The pros and cons of TEFLing in Europe

Europe has been a hot TEFL destination for years – with so many different countries all offering different things, it’s not surprising that hoards of newly qualified TEFL teachers set their sights on Europe each year. But with so many other places to consider, we’re bringing you the real pros and cons to TEFLing in Europe.

Pros:

1) There’re so many different places to discover

From Portugal to Poland and Belgium to Bulgaria, European countries all have something different to offer. Think taking a gondola through the canals of Venice, walking through the medieval Old Town in Riga or roaming around the Gaudi buildings in Barcelona – you’ll never get bored of exploring this continent!

Park Guell, Barcelona, Spain

2) You’ll experience so many diverse cultures

Although many European countries sit side by side, the diversity between them is fascinating! Each country has their own unique culture and traditions, from food and siestas in Spain to fashion and architecture in Italy, no two countries are the same!

Outdoor view of the Colosseum, Rome, Italy

3) There’re tons of epic travel opportunities

TEFLing in Europe means that lots of other countries are on your doorstep. TEFLing in Paris? It’ll only take you an hour and half to get to Brussels by train. TEFLing in Budapest? Hop on the train and you’ll be in Bratislava in two and a half hours! With so many countries just a short train journey away, think of all the places you’ll be able to explore. And with such short travel time, you can travel there and back in one weekend, so no need to take leave from work – yay!

Antwerp railway station, Belgium

4) You can expect a high standard of living

Europe has a huge number of countries that boast some of the highest standards of living in the world. In fact, out of the top 10 countries with the highest standards of living, European countries take up 8 of the places. Plus, with a high standard of living normally comes high salaries – winner!

Houses on the water in Copenhagen, Denmark

5) TEFL jobs are easy to come by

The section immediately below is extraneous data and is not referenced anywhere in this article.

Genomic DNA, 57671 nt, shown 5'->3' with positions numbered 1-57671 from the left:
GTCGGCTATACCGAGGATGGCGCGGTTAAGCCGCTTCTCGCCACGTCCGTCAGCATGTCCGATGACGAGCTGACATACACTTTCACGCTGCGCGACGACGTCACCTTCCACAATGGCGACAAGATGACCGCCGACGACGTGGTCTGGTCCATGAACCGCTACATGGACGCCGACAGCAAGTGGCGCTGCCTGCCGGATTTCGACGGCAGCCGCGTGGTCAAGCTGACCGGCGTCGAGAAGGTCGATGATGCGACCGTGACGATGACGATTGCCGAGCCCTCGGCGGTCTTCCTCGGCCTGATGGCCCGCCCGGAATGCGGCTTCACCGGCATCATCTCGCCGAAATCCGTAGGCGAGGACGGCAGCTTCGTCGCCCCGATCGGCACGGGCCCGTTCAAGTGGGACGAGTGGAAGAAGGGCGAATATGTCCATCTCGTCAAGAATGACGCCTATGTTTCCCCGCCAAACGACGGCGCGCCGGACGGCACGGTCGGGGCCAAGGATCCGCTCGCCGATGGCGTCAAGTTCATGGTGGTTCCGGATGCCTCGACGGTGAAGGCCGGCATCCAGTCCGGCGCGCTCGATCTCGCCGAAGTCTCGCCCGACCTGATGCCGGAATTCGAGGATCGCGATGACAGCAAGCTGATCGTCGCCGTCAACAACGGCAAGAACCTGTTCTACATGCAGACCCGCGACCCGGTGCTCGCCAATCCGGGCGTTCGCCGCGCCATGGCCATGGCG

Whether you’re wanting to soak up the sun teaching at a summer camp in Italy, spend a season skiing and teaching in Switzerland or travel all over Europe as a language assistant – there’s a TEFL job to suit everyone! Plus, most jobs don’t require any experience so you can get going as soon as you’ve got your TEFL certificate – what are you waiting for?!

TEFLing in Europe classroom

Cons:

1) You’ll generally need to have a degree

If you’re a non-EU citizen, for visa purposes you’ll generally need a degree. We know this isn’t necessarily a con for lots of people who already have degrees. But, if you don’t have a degree or a passport from the EU, you might find it hard to work here. Don’t worry though, there are other options for you! You could take up TEFL work in Russia or Turkey where, although you won’t be officially in Europe, you’ll be close enough to gain all of the benefits still.

Girl at graduation holding arms out

2) It can be expensive to live

Compared to some other TEFL destinations, such as, Southeast Asia or Latin America, Europe can be very expensive, especially if you want to live in Western Europe. But, salaries are generally very competitive, so you’ll always have enough to live comfortably! If you’re worried about the cost of living but still want to TEFL in Europe, you could try looking for TEFL jobs in Eastern Europe where the cost of living is generally a lot lower.

Woman holding empty wallet

3) The visa process is often super long

If you’re an EU citizen or a citizen of any country belonging to the EEA, you’re entitled to work in any EU countries without needing a visa. But if you’re a non-EU citizen, you’ll need to apply for a work visa. The process to gain a work visa for Europe can be quite a lengthy process with lots of paperwork and you’ll generally need to secure work before you apply for the visa. This doesn’t mean it’s impossible to get a work visa and citizens from the USA, Australia, Canada, Israel, Japan, New Zealand and Switzerland can normally apply for a working holiday visa, where you’ll be allowed in the country for up to 2 years.

Filing cabinet filled with files

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